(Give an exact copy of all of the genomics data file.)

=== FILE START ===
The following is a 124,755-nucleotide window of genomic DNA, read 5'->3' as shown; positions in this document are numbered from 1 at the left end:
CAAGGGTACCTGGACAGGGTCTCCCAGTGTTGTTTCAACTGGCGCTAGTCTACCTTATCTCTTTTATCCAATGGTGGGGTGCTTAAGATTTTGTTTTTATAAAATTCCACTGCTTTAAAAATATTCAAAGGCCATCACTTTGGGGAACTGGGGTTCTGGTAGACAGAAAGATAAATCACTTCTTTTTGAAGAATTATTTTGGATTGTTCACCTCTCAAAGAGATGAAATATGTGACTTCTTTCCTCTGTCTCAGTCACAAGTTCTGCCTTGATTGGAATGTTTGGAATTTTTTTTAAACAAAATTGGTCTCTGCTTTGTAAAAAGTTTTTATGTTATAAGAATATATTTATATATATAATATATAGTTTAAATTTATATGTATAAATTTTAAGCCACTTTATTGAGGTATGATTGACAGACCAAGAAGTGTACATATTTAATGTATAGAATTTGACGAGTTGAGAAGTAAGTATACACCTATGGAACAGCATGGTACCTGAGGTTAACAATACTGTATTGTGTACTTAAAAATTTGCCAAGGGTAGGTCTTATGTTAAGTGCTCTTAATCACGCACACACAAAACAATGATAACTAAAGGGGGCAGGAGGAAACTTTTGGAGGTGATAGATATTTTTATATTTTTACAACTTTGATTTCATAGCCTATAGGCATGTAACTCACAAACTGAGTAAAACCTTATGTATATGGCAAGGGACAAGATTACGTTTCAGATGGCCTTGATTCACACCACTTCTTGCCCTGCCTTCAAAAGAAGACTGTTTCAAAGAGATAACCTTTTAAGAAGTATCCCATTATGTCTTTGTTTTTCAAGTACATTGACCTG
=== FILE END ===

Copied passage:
The following is a 124,755-nucleotide window of genomic DNA, read 5'->3' as shown; positions in this document are numbered from 1 at the left end:
CAAGGGTACCTGGACAGGGTCTCCCAGTGTTGTTTCAACTGGCGCTAGTCTACCTTATCTCTTTTATCCAATGGTGGGGTGCTTAAGATTTTGTTTTTATAAAATTCCACTGCTTTAAAAATATTCAAAGGCCATCACTTTGGGGAACTGGGGTTCTGGTAGACAGAAAGATAAATCACTTCTTTTTGAAGAATTATTTTGGATTGTTCACCTCTCAAAGAGATGAAATATGTGACTTCTTTCCTCTGTCTCAGTCACAAGTTCTGCCTTGATTGGAATGTTTGGAATTTTTTTTAAACAAAATTGGTCTCTGCTTTGTAAAAAGTTTTTATGTTATAAGAATATATTTATATATATAATATATAGTTTAAATTTATATGTATAAATTTTAAGCCACTTTATTGAGGTATGATTGACAGACCAAGAAGTGTACATATTTAATGTATAGAATTTGACGAGTTGAGAAGTAAGTATACACCTATGGAACAGCATGGTACCTGAGGTTAACAATACTGTATTGTGTACTTAAAAATTTGCCAAGGGTAGGTCTTATGTTAAGTGCTCTTAATCACGCACACACAAAACAATGATAACTAAAGGGGGCAGGAGGAAACTTTTGGAGGTGATAGATATTTTTATATTTTTACAACTTTGATTTCATAGCCTATAGGCATGTAACTCACAAACTGAGTAAAACCTTATGTATATGGCAAGGGACAAGATTACGTTTCAGATGGCCTTGATTCACACCACTTCTTGCCCTGCCTTCAAAAGAAGACTGTTTCAAAGAGATAACCTTTTAAGAAGTATCCCATTATGTCTTTGTTTTTCAAGTACATTGACCTG